There’s probably a bit of the Dishonest Manager in all of us, wheeling and dealing in front of God and trying to “manage” our lives to look good before the Divine. Jesus tells us that he sees right through us – and loves us dearly ANYWAY.

This is not advising us to be cynical or duplicitous in our dealings with this world.  God, our Master, blesses us with uncountable riches. But, do we squander the opportunities to make friends for ourselves and our Master by not properly using what is given us?  God gives us what we have so that we may share what we have. By doing so we earn friends and find our home with the children of light.  Jesus lauds the manager for his cleverness, with an additional complement to "children of this age" (those who are not followers of Jesus), for their shrewdness. And then Jesus encourages people to be faithful to God with their possessions and wealth. We all know that Jesus said “Love your enemies.” It would be hard to imagine any way of doing this that didn’t involve trying to find some redeeming features in your enemies, in the “children of this age”. Remember how Jesus finds redeeming features in all of us.  Luke’s Jesus has a great deal to say about the dangers associated with money if it competes with God for our affection.  Wrong attitudes about money can bring about spiritual ruin.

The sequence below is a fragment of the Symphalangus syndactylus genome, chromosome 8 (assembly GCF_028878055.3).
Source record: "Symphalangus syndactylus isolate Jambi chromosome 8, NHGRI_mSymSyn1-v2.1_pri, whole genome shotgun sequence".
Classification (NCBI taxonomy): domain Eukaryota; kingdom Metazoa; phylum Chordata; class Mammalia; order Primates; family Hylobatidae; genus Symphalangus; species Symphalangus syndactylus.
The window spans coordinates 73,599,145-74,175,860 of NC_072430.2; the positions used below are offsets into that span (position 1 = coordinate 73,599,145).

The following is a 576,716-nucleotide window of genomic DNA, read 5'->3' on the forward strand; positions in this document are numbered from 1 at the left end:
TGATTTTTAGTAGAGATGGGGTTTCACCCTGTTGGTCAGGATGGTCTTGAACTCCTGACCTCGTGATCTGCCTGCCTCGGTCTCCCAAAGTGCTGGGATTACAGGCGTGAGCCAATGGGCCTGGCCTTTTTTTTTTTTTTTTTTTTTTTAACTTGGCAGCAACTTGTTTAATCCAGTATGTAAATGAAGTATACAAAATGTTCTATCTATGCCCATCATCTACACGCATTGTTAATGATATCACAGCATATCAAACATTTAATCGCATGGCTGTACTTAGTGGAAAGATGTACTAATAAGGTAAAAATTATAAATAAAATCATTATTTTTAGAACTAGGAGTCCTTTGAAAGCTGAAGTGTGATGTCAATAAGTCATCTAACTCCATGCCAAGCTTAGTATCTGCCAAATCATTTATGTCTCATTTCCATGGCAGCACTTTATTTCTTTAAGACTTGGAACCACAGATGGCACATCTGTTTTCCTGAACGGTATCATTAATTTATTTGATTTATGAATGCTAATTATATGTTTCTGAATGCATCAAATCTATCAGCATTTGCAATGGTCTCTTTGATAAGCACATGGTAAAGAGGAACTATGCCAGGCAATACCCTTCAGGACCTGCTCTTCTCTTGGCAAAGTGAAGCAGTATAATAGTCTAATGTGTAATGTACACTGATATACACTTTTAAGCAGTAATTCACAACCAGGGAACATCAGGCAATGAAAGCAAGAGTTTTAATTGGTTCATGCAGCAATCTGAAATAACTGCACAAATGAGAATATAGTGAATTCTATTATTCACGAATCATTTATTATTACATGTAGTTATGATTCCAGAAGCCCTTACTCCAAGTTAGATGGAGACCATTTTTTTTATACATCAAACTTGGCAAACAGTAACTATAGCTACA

It is possible to use money in Christ-like ways. Money is called “unrighteous mammon’ because it is too often acquired unjustly and used for unjust ends. In it’s self, it is ethically neutral. It is people’s attitude to it and ways of dealing with it that can be reprehensible. Being shrewd, in this case, means finding God’s purposes.